ST. PAUL, Minn. (AP) — A St. Paul woman who became frightened Wednesday morning when her boyfriend squeezed her too tightly while they kissed ended up biting off part of his tongue, police said.
"I guess I bit down too hard," the woman told officers, explaining that she has been victimized by men.
The woman, who is 43, was arrested for assault and could be charged Thursday in Ramsey County, investigators said.
The man who was bitten, who is 47 and also from St. Paul, walked with the woman from her home to a restaurant, where they called police around 3:10 a.m. He was taken to Regions Hospital (search), where he was treated and released.
Officers went to the woman's home to look for the tongue, but they couldn't find it.
The woman, who had been drinking with her boyfriend, told them she doesn't remember what happened to the end of his tongue. Police estimate that it measured about 1.5 inches.
She might have swallowed it, the woman said.
LAPORTE, Ind. (AP) — A 78-year-old woman tired of a squirrel raiding her bird feeder got out her shotgun to kill the critter, but instead accidentally shot and injured herself.
Alberta Jones loaded her 16-gauge shotgun Sunday and carried it with the barrel pointed down to the back door to take aim, police said. The gun accidentally discharged, police said, and shotgun pellets ricocheted off the floor.
Both of her legs were struck by the pellets, and one in her knees required surgery Tuesday to remove.
Her hospital condition was not available Tuesday evening.
"I've tried everything to shag them away, and they keep coming back," Jones said of the squirrels after the incident.
Conservation officer Jerry Shepherd with the Indiana Department of Natural Resources (search) said it is not squirrel season, and that hunting game out of season is a misdemeanor punishable by a maximum 60 days in jail and up to a $500 fine. Authorities are not pressing charges.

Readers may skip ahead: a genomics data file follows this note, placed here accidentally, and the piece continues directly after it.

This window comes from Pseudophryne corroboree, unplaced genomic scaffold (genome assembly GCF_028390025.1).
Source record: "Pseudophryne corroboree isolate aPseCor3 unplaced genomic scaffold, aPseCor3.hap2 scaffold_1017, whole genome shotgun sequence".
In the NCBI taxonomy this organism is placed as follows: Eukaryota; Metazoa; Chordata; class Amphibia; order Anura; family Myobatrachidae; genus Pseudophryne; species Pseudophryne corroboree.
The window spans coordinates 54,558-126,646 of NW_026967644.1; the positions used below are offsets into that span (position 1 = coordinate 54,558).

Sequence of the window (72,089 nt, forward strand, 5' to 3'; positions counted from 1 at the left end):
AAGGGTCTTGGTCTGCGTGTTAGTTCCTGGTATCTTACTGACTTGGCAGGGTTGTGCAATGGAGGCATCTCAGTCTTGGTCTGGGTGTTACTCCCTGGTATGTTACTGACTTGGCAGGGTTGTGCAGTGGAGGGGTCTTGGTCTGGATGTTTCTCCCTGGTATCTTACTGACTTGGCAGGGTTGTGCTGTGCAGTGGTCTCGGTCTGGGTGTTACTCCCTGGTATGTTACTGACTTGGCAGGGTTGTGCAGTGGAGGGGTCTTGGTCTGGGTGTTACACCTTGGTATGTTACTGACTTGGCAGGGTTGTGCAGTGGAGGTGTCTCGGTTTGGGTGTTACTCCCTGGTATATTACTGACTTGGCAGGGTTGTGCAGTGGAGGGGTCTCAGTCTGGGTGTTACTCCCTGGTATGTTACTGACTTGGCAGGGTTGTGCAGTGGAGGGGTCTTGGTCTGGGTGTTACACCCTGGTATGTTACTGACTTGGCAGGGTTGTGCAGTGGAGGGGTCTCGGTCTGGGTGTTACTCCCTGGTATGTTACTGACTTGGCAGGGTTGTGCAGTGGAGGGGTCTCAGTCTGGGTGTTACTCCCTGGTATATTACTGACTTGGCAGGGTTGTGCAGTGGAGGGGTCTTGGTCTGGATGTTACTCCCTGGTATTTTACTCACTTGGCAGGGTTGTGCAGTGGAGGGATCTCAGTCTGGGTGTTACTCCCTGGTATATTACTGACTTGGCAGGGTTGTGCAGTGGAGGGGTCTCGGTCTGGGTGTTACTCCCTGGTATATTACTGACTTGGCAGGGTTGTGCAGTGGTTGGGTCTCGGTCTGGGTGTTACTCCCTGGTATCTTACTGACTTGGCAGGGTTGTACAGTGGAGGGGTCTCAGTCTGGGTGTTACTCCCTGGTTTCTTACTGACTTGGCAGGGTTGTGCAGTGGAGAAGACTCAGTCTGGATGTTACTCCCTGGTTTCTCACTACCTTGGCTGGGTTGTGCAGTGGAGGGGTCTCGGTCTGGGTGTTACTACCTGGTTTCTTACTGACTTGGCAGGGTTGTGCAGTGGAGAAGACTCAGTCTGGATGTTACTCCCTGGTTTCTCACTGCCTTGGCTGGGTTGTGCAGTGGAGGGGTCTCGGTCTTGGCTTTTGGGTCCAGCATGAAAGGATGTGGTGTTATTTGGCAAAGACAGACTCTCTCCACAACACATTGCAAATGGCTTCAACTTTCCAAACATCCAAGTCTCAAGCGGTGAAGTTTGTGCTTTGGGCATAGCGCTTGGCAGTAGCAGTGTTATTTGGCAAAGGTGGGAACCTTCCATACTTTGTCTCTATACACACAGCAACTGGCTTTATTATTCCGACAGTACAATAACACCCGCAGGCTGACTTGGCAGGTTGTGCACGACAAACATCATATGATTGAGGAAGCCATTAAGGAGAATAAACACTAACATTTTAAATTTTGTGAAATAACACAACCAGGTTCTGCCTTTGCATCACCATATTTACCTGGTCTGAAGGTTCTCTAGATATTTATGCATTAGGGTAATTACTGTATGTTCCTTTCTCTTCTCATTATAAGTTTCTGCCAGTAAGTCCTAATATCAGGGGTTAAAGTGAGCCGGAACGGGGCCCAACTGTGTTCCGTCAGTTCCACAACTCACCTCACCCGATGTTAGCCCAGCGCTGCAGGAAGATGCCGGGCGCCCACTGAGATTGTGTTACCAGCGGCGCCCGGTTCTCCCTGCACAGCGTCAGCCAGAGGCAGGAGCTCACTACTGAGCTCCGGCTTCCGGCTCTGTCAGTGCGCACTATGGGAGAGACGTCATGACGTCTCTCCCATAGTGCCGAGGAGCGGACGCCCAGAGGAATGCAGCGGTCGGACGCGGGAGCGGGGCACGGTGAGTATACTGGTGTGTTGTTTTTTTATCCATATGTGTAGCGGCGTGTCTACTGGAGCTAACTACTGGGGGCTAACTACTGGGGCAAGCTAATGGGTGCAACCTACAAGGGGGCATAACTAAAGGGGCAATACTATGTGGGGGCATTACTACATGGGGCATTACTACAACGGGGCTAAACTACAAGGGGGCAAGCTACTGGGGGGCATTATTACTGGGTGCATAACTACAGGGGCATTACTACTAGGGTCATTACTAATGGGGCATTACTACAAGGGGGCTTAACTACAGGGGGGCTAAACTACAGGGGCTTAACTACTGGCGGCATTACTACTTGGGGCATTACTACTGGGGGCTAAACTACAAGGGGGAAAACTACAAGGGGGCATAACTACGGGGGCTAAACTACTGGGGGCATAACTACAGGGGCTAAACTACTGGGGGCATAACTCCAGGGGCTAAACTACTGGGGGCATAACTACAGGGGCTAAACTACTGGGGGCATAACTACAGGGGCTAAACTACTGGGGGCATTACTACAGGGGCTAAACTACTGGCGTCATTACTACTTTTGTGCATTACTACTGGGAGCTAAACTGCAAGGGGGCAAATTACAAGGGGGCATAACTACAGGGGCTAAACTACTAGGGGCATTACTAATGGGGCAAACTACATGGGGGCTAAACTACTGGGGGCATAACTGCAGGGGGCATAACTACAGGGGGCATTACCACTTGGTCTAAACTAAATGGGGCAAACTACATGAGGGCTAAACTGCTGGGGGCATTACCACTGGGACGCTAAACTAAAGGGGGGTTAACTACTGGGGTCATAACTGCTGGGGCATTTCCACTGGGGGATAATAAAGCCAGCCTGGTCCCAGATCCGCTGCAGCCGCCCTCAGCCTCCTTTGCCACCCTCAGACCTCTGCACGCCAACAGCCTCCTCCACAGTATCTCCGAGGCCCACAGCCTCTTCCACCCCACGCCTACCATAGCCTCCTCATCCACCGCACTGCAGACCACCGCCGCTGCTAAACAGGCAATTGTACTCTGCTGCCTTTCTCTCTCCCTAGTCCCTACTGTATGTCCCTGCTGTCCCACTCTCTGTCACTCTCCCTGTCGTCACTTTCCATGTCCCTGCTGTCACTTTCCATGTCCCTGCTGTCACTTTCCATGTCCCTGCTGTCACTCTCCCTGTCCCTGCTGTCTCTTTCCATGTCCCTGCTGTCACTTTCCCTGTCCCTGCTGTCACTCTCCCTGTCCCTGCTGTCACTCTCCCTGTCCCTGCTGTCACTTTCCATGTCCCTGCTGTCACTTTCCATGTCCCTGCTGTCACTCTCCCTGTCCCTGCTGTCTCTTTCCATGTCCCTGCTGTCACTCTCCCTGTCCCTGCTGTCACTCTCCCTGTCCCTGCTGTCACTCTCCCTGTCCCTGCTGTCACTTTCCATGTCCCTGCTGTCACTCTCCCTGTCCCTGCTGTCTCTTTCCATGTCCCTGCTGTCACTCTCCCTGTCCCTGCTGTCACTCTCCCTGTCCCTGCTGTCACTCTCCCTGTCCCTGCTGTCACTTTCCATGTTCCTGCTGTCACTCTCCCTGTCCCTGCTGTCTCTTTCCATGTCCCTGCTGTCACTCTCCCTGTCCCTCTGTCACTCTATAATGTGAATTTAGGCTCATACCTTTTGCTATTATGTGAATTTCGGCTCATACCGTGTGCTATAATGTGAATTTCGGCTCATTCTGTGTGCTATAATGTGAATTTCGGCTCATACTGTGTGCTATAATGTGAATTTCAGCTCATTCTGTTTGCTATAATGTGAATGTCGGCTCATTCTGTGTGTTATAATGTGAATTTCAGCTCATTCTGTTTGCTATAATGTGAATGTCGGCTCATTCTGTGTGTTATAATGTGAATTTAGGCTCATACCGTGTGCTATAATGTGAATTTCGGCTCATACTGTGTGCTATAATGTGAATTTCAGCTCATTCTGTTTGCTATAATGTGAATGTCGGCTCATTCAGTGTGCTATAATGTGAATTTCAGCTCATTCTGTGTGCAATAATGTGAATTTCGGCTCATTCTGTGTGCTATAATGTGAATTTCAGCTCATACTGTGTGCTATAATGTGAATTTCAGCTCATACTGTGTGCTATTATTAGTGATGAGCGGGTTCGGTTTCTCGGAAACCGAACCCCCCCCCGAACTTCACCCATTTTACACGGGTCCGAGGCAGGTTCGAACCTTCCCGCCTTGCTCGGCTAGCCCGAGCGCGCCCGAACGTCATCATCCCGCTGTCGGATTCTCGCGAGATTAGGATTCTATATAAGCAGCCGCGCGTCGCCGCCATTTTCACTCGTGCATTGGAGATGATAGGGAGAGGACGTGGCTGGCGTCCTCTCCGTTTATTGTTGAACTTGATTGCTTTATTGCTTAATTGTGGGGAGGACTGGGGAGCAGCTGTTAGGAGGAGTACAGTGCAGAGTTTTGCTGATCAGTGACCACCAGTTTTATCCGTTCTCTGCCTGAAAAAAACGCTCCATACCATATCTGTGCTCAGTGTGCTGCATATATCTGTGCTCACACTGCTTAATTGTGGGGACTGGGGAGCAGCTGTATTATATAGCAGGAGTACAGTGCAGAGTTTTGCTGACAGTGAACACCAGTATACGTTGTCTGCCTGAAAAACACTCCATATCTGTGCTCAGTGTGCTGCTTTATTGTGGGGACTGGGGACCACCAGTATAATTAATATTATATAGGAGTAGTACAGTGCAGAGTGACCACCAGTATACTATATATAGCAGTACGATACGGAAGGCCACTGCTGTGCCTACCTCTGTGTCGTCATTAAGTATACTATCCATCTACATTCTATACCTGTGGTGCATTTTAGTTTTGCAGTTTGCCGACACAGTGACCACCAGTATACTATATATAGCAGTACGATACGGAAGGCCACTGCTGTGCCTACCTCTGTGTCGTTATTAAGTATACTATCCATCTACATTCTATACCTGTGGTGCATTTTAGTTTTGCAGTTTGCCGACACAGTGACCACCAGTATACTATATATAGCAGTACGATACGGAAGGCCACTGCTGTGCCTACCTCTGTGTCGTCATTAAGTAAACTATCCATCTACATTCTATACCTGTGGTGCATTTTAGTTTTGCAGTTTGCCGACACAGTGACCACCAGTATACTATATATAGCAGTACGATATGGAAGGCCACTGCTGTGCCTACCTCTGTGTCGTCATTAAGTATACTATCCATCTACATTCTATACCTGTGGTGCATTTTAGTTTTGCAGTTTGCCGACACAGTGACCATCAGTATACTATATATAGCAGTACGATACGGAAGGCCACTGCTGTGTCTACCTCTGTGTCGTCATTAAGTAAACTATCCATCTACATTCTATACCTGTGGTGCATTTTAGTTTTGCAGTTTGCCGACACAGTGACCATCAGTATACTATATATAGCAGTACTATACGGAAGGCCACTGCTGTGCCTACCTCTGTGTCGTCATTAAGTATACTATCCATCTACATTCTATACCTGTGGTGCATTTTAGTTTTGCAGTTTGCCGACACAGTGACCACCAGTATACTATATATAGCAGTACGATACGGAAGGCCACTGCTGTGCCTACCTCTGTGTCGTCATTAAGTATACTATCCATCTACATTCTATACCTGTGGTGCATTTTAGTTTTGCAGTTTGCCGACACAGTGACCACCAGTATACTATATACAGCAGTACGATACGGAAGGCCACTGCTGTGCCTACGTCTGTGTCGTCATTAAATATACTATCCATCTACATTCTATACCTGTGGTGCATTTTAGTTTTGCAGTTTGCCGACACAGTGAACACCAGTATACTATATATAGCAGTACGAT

Jones vowed to keep shooting at squirrels and using firecrackers — as she has done several times before — to discourage them from getting into her bird feeder. She also shoots groundhogs and other animals she considers a nuisance.
"My neighbors call me Annie Oakley," she said.
LONDON (AP) — Lobsters have long been known as solitary and territorial crustaceans — but timely and fashion-conscious?
Divers in northeast England were recently surprised to come across a giant lobster standing guard over a barnacle-encrusted watch at the bottom of a harbor.
Maybe the lobster just knew a bargain: The watch was still ticking.
The watch and its 2-foot-long guardian were found by divers doing maintenance work in Blyth harbor, officials said Thursday.
"We're all highly experienced divers, and none of us has seen anything like this before," said Graham McDonnar, a member of the Lady Francis Dive Team (search).
"Not only is this the biggest lobster any of us have ever come across under water, but it's also the first sea creature we've encountered that can tell the time," he joked.
The lobster, estimated to be about 30 years old, was taken to the Blue Reef Aquarium (search) in Tynemouth, where it is settling in well in the harbor tank display.
"Lobsters are well known for being extremely territorial," especially regarding their habitats, said one Blue Reef official, Zahra d'Aronville. "Perhaps it identified the watch as part of its territory and has been standing guard over it ever since."
If the aquarium isn't allowed to keep the watch, it will buy the lobster a waterproof replacement, "as he's clearly very keen on being on time," d'Aronville said.
Compiled by Foxnews.com's Paul Wagenseil.